12. To help to engender more such innovations, SPRING has partnered research institutes and polytechnics to set up seven sector-specific Centres of Innovation (COI) covering
a. electronics,
b. supply chain management,
c. environment and water,
d. food,
e. Materials
f. marine and offshore and
g. precision engineering industries.

13. The COIs are a one-stop centre providing laboratory facilities, consultancy services, training courses, and help for SMEs who want to test and develop their projects.

14. For instance, the Materials COI (MCOI) in A-Star’s Institute of Materials Research and Engineering was just set up last year to help local SMEs better understand the materials needs of their businesses and promote sound materials design and usage to enhance their businesses.

15. MCOI has already made headway. For example, Lipostation, the subsidiary of KOOPrime, a healthcare and life sciences company, will be co-developing food safety analysers with MCOI. I hope you have the chance to tour some of the emerging solutions created by the COIs that are on display here.

A Tight Labour Market 

16. To overcome the constraints of a tight labour market, firms can enhance operational efficiency by promoting the wide scale adoption of next generation gamechanging technologies like robotics and digital manufacturing. 

17. Panasonic Refrigeration offers an example of technology adoption. Through the use of robotics, Panasonic managed to improve quality of their products, land productivity and reduce their unskilled workforce by 30%. 

18. Technology adoption has also enabled logistics companies to enhance productivity. Through a sector-wide project led by the Singapore Transport Association and supported by SPRING Singapore, 11 of these companies adopted the Mobileye device which alerts drivers of danger and monitors driver behaviour. These logistics companies are expected to experience an increase in productivity of up to 20%, arising from a 40% reduction in accident rates, 10% reduction in maintenance costs and 10% reduction in insurance premiums. 

The government has rolled out broad-based and targeted schemes to help companies raise productivity by supporting costs of technology adoption. I am very pleased that many companies have stepped forward to tap on our schemes. In the last Year of Assessment, more than 61,000 companies benefitted from Productivity and Innovation Credit scheme that incentivises companies to make productivityrelated investments.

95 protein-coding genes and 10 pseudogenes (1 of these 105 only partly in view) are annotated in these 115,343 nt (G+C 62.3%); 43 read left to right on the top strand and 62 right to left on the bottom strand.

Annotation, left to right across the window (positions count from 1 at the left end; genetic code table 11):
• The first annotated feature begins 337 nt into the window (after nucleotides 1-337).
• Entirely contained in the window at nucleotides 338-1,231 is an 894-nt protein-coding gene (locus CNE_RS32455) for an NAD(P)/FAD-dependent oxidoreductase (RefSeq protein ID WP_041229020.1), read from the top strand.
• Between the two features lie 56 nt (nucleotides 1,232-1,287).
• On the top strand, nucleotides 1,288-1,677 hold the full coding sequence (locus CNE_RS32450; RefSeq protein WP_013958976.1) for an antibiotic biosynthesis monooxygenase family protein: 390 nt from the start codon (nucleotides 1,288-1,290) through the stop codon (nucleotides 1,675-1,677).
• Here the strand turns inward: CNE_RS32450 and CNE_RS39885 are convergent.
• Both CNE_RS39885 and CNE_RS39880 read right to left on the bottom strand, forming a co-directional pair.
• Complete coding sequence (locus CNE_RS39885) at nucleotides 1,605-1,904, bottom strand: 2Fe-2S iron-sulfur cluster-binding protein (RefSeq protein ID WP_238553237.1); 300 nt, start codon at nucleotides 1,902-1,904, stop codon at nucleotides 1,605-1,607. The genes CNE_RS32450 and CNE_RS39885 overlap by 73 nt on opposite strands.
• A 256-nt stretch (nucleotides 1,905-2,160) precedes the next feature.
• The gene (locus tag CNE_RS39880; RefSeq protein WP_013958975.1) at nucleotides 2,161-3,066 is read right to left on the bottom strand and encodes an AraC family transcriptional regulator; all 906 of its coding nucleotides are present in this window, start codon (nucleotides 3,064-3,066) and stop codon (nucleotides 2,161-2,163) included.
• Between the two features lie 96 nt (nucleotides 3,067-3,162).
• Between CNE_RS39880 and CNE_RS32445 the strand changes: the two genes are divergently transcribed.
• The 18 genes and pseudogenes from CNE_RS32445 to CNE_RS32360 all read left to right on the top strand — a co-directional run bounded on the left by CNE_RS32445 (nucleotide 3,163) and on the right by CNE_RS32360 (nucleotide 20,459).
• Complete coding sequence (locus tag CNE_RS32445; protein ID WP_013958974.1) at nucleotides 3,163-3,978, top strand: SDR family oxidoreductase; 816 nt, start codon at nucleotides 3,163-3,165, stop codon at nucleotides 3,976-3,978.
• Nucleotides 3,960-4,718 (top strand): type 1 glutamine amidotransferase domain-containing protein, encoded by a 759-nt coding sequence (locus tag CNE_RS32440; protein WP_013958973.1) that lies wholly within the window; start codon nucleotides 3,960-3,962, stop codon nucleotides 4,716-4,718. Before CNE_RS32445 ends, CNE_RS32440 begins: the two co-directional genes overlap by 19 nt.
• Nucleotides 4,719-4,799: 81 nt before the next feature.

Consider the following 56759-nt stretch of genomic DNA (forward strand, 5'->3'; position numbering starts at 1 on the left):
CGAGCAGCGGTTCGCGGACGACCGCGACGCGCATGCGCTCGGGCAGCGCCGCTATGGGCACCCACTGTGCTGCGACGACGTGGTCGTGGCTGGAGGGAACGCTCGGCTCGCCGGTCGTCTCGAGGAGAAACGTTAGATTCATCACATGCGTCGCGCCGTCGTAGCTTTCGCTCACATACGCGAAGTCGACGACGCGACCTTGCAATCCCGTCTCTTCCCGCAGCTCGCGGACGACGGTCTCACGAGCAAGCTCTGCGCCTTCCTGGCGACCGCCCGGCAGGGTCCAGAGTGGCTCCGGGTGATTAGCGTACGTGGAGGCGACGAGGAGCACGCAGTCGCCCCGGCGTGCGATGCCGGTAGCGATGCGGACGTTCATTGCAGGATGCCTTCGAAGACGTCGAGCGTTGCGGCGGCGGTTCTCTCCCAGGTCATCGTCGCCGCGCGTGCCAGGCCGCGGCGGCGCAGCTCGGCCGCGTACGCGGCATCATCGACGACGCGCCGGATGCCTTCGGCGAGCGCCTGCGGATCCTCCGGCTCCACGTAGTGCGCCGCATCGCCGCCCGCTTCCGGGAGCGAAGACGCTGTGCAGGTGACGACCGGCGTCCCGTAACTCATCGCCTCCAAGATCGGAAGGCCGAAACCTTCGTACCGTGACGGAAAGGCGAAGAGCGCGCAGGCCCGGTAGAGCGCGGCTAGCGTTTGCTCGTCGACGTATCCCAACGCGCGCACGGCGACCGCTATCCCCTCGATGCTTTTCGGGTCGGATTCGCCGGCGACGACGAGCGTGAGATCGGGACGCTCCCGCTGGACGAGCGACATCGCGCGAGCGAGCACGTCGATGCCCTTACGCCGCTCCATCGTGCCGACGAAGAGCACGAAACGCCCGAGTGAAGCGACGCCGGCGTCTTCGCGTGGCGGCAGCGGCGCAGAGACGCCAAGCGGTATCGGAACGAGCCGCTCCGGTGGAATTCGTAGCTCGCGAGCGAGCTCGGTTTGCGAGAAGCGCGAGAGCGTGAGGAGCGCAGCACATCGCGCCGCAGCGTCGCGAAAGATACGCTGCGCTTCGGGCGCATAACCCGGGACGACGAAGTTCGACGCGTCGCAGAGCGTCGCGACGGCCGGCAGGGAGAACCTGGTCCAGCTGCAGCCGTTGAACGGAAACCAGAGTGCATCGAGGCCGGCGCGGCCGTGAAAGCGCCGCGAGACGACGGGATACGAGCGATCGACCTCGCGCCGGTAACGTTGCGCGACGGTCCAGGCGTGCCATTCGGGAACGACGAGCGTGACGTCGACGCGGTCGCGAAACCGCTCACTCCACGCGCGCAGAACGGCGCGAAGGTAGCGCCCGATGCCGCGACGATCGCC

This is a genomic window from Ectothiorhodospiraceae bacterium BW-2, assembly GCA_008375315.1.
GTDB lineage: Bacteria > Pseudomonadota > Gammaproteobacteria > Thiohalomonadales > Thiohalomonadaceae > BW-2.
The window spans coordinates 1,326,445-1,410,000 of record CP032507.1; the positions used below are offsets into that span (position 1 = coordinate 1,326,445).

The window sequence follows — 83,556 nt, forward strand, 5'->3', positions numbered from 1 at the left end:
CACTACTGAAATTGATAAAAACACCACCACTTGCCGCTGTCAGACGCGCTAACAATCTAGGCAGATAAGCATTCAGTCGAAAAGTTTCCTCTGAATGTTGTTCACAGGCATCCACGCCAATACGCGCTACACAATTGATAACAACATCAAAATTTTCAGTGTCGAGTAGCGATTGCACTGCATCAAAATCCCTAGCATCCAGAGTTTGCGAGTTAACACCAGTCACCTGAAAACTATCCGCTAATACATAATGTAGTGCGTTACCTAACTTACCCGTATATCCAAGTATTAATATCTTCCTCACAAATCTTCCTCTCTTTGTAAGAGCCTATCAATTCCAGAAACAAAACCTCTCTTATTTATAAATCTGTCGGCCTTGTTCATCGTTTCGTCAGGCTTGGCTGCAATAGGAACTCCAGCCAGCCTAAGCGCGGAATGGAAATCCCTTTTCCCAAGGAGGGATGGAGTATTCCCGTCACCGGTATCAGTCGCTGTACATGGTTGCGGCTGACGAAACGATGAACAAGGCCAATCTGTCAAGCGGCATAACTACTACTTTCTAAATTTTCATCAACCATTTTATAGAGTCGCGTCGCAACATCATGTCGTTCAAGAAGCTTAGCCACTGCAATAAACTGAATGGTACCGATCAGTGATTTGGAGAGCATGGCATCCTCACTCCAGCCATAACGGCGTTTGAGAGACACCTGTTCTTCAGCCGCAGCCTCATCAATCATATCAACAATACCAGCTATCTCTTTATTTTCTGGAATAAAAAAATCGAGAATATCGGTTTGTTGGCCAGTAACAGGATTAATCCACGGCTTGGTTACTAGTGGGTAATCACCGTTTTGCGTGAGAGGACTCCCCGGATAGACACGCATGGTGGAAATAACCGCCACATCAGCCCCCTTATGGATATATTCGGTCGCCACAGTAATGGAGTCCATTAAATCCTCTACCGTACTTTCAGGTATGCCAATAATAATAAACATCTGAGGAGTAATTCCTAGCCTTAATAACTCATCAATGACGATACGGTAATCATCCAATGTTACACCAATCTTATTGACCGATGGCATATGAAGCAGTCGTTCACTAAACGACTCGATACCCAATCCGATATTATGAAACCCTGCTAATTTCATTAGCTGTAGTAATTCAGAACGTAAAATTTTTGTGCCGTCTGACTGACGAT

Up-skilling Our Workforce

19. Beyond investing in technology, we must also invest in Singapore’s most vital resource— our people.  

20. Many of you may have heard of Skillsfuture, a national movement that aims to provide opportunities for Singaporeans through an integrated system of education and training. Various agencies across government have been working closely with industry, training and higher education partners to design programmes and initiatives for a future ready workforce. 

21. As most of you are aware, the mid-career enhanced subsidy, which was announced in this year’s budget, will take effect tomorrow. Under the scheme, Singaporeans aged 40 and above will receive up to 90% subsidy in course fees for WDA-funded courses.

22. I urge all companies to take the first step in championing the cause of Skillsfuture, which will help strengthen the Singapore core and also contribute in building a more productive economy.

Conclusion

23. Ladies and gentlemen, I have spoken about the 3 challenges our businesses face: rapid changes in technology, globalisation of supply chains, and constraints in labour growth.

24. The solutions to these challenges are innovation and productivity. It is my pleasure now to declare the Manufacturing Solutions Expo 2015 open. Thank you.